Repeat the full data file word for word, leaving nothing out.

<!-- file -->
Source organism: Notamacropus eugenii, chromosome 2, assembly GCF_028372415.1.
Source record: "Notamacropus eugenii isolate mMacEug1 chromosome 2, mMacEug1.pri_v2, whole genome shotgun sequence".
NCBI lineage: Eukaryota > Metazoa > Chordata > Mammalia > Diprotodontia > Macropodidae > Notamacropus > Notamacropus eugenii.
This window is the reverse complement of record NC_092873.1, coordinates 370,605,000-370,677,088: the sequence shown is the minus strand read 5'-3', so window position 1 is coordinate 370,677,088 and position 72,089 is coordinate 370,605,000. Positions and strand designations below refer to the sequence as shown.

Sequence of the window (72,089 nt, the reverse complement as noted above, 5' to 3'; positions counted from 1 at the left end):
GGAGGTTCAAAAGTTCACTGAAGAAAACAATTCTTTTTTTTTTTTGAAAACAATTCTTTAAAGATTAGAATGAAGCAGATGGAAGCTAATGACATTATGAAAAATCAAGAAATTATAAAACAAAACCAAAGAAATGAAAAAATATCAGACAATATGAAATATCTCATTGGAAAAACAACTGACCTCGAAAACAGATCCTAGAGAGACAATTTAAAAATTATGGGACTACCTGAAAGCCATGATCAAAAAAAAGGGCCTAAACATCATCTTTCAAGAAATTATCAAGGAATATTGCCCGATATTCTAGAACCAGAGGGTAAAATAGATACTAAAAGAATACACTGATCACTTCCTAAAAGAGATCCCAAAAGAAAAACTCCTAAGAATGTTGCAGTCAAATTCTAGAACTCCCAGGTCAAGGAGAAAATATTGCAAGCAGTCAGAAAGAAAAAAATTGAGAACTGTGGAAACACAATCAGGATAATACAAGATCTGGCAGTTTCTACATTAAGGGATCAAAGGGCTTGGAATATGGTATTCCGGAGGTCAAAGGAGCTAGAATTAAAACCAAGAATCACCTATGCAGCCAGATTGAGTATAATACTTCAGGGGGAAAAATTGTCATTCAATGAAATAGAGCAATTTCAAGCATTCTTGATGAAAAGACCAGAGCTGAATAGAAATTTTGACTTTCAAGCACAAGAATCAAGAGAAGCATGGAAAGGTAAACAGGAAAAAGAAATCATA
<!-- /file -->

Source organism: Notamacropus eugenii, chromosome 2, assembly GCF_028372415.1.
Source record: "Notamacropus eugenii isolate mMacEug1 chromosome 2, mMacEug1.pri_v2, whole genome shotgun sequence".
NCBI lineage: Eukaryota > Metazoa > Chordata > Mammalia > Diprotodontia > Macropodidae > Notamacropus > Notamacropus eugenii.
This window is the reverse complement of record NC_092873.1, coordinates 370,605,000-370,677,088: the sequence shown is the minus strand read 5'-3', so window position 1 is coordinate 370,677,088 and position 72,089 is coordinate 370,605,000. Positions and strand designations below refer to the sequence as shown.

Sequence of the window (72,089 nt, the reverse complement as noted above, 5' to 3'; positions counted from 1 at the left end):
GGAGGTTCAAAAGTTCACTGAAGAAAACAATTCTTTTTTTTTTTTGAAAACAATTCTTTAAAGATTAGAATGAAGCAGATGGAAGCTAATGACATTATGAAAAATCAAGAAATTATAAAACAAAACCAAAGAAATGAAAAAATATCAGACAATATGAAATATCTCATTGGAAAAACAACTGACCTCGAAAACAGATCCTAGAGAGACAATTTAAAAATTATGGGACTACCTGAAAGCCATGATCAAAAAAAAGGGCCTAAACATCATCTTTCAAGAAATTATCAAGGAATATTGCCCGATATTCTAGAACCAGAGGGTAAAATAGATACTAAAAGAATACACTGATCACTTCCTAAAAGAGATCCCAAAAGAAAAACTCCTAAGAATGTTGCAGTCAAATTCTAGAACTCCCAGGTCAAGGAGAAAATATTGCAAGCAGTCAGAAAGAAAAAAATTGAGAACTGTGGAAACACAATCAGGATAATACAAGATCTGGCAGTTTCTACATTAAGGGATCAAAGGGCTTGGAATATGGTATTCCGGAGGTCAAAGGAGCTAGAATTAAAACCAAGAATCACCTATGCAGCCAGATTGAGTATAATACTTCAGGGGGAAAAATTGTCATTCAATGAAATAGAGCAATTTCAAGCATTCTTGATGAAAAGACCAGAGCTGAATAGAAATTTTGACTTTCAAGCACAAGAATCAAGAGAAGCATGGAAAGGTAAACAGGAAAAAGAAATCATA